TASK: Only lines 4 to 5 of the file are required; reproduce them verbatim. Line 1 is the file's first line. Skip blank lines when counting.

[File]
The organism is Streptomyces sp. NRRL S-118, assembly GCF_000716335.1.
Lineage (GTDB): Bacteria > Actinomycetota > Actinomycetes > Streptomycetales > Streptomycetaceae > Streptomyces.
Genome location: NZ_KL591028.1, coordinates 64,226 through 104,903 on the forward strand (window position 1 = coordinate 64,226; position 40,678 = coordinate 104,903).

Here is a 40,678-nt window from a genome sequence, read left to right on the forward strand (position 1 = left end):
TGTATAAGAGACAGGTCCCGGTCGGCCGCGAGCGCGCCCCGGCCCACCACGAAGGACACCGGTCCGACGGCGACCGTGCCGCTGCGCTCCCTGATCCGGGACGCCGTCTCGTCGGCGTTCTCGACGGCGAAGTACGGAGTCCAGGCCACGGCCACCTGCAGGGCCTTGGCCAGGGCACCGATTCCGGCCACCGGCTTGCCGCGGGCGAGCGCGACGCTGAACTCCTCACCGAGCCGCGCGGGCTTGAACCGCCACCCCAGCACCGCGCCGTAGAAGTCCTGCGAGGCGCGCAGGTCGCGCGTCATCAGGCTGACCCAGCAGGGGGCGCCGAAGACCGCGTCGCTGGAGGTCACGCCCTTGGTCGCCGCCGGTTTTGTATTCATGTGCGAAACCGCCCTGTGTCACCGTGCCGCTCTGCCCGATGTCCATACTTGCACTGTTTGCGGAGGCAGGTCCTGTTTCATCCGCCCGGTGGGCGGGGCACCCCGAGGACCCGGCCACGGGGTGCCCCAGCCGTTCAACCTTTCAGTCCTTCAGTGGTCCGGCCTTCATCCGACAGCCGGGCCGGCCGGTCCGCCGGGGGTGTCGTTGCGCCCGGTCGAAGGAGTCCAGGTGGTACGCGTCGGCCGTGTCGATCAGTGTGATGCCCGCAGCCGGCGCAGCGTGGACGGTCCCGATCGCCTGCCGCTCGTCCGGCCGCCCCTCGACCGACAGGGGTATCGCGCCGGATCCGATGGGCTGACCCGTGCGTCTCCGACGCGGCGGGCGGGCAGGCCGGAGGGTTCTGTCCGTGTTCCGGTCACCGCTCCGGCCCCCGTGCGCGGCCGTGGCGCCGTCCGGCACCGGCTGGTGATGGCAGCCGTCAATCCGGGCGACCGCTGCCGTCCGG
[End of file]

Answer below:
Here is a 40,678-nt window from a genome sequence, read left to right on the forward strand (position 1 = left end):
TGTATAAGAGACAGGTCCCGGTCGGCCGCGAGCGCGCCCCGGCCCACCACGAAGGACACCGGTCCGACGGCGACCGTGCCGCTGCGCTCCCTGATCCGGGACGCCGTCTCGTCGGCGTTCTCGACGGCGAAGTACGGAGTCCAGGCCACGGCCACCTGCAGGGCCTTGGCCAGGGCACCGATTCCGGCCACCGGCTTGCCGCGGGCGAGCGCGACGCTGAACTCCTCACCGAGCCGCGCGGGCTTGAACCGCCACCCCAGCACCGCGCCGTAGAAGTCCTGCGAGGCGCGCAGGTCGCGCGTCATCAGGCTGACCCAGCAGGGGGCGCCGAAGACCGCGTCGCTGGAGGTCACGCCCTTGGTCGCCGCCGGTTTTGTATTCATGTGCGAAACCGCCCTGTGTCACCGTGCCGCTCTGCCCGATGTCCATACTTGCACTGTTTGCGGAGGCAGGTCCTGTTTCATCCGCCCGGTGGGCGGGGCACCCCGAGGACCCGGCCACGGGGTGCCCCAGCCGTTCAACCTTTCAGTCCTTCAGTGGTCCGGCCTTCATCCGACAGCCGGGCCGGCCGGTCCGCCGGGGGTGTCGTTGCGCCCGGTCGAAGGAGTCCAGGTGGTACGCGTCGGCCGTGTCGATCAGTGTGATGCCCGCAGCCGGCGCAGCGTGGACGGTCCCGATCGCCTGCCGCTCGTCCGGCCGCCCCTCGACCGACAGGGGTATCGCGCCGGATCCGATGGGCTGACCCGTGCGTCTCCGACGCGGCGGGCGGGCAGGCCGGAGGGTTCTGTCCGTGTTCCGGTCACCGCTCCGGCCCCCGTGCGCGGCCGTGGCGCCGTCCGGCACCGGCTGGTGATGGCAGCCGTCAATCCGGGCGACCGCTGCCGTCCGG